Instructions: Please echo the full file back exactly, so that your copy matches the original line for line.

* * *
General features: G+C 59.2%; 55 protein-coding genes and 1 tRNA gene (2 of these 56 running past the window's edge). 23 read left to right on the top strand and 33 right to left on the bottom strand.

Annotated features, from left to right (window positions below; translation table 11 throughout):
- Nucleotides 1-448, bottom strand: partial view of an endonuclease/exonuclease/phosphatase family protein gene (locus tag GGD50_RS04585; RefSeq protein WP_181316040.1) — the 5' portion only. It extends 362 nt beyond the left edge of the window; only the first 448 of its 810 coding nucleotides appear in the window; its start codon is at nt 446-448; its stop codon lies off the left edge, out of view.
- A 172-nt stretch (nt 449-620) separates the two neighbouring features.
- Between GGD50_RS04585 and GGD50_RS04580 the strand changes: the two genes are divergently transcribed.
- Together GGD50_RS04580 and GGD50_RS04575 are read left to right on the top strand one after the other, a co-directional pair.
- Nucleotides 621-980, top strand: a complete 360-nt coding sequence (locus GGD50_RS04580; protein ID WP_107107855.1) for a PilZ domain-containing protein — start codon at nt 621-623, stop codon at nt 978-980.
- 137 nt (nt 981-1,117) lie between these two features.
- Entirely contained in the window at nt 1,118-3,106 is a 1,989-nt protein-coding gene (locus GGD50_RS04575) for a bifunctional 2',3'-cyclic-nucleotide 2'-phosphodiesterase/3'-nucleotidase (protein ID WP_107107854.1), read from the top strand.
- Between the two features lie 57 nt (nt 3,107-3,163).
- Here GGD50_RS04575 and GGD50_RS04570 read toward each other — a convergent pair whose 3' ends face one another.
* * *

General features: G+C 59.2%; 55 protein-coding genes and 1 tRNA gene (2 of these 56 running past the window's edge). 23 read left to right on the top strand and 33 right to left on the bottom strand.

Annotated features, from left to right (window positions below; translation table 11 throughout):
- Nucleotides 1-448, bottom strand: partial view of an endonuclease/exonuclease/phosphatase family protein gene (locus tag GGD50_RS04585; RefSeq protein WP_181316040.1) — the 5' portion only. It extends 362 nt beyond the left edge of the window; only the first 448 of its 810 coding nucleotides appear in the window; its start codon is at nt 446-448; its stop codon lies off the left edge, out of view.
- A 172-nt stretch (nt 449-620) separates the two neighbouring features.
- Between GGD50_RS04585 and GGD50_RS04580 the strand changes: the two genes are divergently transcribed.
- Together GGD50_RS04580 and GGD50_RS04575 are read left to right on the top strand one after the other, a co-directional pair.
- Nucleotides 621-980, top strand: a complete 360-nt coding sequence (locus GGD50_RS04580; protein ID WP_107107855.1) for a PilZ domain-containing protein — start codon at nt 621-623, stop codon at nt 978-980.
- 137 nt (nt 981-1,117) lie between these two features.
- Entirely contained in the window at nt 1,118-3,106 is a 1,989-nt protein-coding gene (locus GGD50_RS04575) for a bifunctional 2',3'-cyclic-nucleotide 2'-phosphodiesterase/3'-nucleotidase (protein ID WP_107107854.1), read from the top strand.
- Between the two features lie 57 nt (nt 3,107-3,163).
- Here GGD50_RS04575 and GGD50_RS04570 read toward each other — a convergent pair whose 3' ends face one another.